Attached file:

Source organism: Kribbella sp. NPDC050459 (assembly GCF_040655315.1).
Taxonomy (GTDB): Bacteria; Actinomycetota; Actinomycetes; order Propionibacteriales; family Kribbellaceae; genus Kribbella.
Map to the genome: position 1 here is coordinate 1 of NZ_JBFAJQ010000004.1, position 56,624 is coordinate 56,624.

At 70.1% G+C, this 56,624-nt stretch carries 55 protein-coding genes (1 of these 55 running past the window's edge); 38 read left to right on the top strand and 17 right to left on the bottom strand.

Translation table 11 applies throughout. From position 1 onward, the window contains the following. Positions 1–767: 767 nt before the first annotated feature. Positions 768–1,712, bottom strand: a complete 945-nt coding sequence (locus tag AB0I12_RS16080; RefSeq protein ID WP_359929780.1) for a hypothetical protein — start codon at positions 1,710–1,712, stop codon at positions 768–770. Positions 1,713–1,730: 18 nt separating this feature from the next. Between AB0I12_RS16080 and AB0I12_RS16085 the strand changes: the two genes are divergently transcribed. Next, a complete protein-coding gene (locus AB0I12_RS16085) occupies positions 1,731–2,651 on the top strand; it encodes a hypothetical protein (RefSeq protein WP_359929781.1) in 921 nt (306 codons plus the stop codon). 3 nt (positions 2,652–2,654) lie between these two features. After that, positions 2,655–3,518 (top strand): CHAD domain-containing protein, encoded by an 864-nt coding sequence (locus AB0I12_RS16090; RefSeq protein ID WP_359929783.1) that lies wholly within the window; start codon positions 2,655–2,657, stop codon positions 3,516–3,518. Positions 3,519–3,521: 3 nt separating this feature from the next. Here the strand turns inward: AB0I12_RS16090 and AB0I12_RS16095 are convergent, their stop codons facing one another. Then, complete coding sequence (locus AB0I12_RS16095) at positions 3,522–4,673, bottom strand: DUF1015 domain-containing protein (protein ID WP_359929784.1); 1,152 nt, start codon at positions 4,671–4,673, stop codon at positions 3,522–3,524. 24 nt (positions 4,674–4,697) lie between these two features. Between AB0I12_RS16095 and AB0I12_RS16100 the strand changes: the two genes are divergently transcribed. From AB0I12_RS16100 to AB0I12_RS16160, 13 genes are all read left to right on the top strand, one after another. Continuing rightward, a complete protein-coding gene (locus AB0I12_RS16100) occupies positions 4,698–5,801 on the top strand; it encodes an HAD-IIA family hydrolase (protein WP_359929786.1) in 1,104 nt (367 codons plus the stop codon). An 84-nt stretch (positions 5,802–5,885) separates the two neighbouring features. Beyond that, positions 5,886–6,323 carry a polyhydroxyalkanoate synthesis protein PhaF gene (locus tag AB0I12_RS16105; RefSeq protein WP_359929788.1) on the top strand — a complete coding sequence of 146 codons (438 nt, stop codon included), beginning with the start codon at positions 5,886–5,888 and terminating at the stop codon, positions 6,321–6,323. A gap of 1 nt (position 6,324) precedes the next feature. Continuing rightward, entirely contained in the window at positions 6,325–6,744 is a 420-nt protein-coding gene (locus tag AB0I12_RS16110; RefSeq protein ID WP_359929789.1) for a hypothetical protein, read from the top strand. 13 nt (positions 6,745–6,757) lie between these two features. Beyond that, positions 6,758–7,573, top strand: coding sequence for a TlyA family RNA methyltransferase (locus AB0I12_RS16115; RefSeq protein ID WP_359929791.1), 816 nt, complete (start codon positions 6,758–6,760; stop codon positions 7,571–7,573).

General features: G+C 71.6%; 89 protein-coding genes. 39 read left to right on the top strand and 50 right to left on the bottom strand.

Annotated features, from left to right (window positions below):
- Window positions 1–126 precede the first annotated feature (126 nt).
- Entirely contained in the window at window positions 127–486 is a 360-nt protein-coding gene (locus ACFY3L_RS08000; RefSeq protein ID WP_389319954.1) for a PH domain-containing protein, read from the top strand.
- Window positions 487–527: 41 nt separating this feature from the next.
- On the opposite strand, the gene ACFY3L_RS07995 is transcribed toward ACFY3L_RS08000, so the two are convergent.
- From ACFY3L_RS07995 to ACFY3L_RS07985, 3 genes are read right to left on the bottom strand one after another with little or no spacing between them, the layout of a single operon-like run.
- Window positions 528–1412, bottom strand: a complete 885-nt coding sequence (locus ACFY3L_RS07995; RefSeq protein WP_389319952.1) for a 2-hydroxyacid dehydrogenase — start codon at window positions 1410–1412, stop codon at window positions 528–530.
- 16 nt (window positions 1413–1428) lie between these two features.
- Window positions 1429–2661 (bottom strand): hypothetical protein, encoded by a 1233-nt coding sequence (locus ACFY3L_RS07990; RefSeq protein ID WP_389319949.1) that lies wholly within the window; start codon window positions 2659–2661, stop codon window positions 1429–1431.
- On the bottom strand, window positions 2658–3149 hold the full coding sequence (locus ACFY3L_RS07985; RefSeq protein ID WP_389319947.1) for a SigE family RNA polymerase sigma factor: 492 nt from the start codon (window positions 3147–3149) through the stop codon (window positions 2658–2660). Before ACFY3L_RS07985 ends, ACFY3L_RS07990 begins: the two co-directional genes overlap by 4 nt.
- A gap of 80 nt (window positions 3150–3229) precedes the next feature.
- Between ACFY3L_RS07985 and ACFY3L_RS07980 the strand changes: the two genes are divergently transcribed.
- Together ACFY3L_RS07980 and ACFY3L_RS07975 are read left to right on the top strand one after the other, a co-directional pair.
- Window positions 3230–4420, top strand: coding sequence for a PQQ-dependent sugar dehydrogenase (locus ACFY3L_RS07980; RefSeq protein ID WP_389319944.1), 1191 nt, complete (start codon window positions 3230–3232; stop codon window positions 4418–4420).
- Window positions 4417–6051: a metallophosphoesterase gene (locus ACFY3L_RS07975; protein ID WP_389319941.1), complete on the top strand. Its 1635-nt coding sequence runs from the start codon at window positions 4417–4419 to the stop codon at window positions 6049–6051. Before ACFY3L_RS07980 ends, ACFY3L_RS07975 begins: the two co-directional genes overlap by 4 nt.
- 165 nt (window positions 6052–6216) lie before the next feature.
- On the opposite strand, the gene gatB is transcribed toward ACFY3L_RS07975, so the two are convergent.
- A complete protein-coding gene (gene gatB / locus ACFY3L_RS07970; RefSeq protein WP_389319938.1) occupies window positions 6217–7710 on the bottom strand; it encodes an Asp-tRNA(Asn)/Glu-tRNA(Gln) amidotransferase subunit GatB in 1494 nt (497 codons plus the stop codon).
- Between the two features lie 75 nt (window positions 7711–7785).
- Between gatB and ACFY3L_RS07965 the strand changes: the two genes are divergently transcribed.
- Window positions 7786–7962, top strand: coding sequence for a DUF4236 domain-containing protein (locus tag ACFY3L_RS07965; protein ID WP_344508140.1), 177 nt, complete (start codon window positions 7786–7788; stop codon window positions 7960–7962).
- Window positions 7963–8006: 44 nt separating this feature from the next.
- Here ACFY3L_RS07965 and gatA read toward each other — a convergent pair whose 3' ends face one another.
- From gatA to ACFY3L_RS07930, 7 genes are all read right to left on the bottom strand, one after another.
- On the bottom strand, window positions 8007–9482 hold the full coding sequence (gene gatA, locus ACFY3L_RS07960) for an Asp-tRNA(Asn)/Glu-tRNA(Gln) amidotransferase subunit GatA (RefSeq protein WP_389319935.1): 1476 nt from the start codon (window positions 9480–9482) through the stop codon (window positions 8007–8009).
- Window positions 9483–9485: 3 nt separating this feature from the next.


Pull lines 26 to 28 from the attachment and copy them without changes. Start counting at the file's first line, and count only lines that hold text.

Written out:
- Between gatB and ACFY3L_RS07965 the strand changes: the two genes are divergently transcribed.
- Window positions 7786–7962, top strand: coding sequence for a DUF4236 domain-containing protein (locus tag ACFY3L_RS07965; protein ID WP_344508140.1), 177 nt, complete (start codon window positions 7786–7788; stop codon window positions 7960–7962).
- Window positions 7963–8006: 44 nt separating this feature from the next.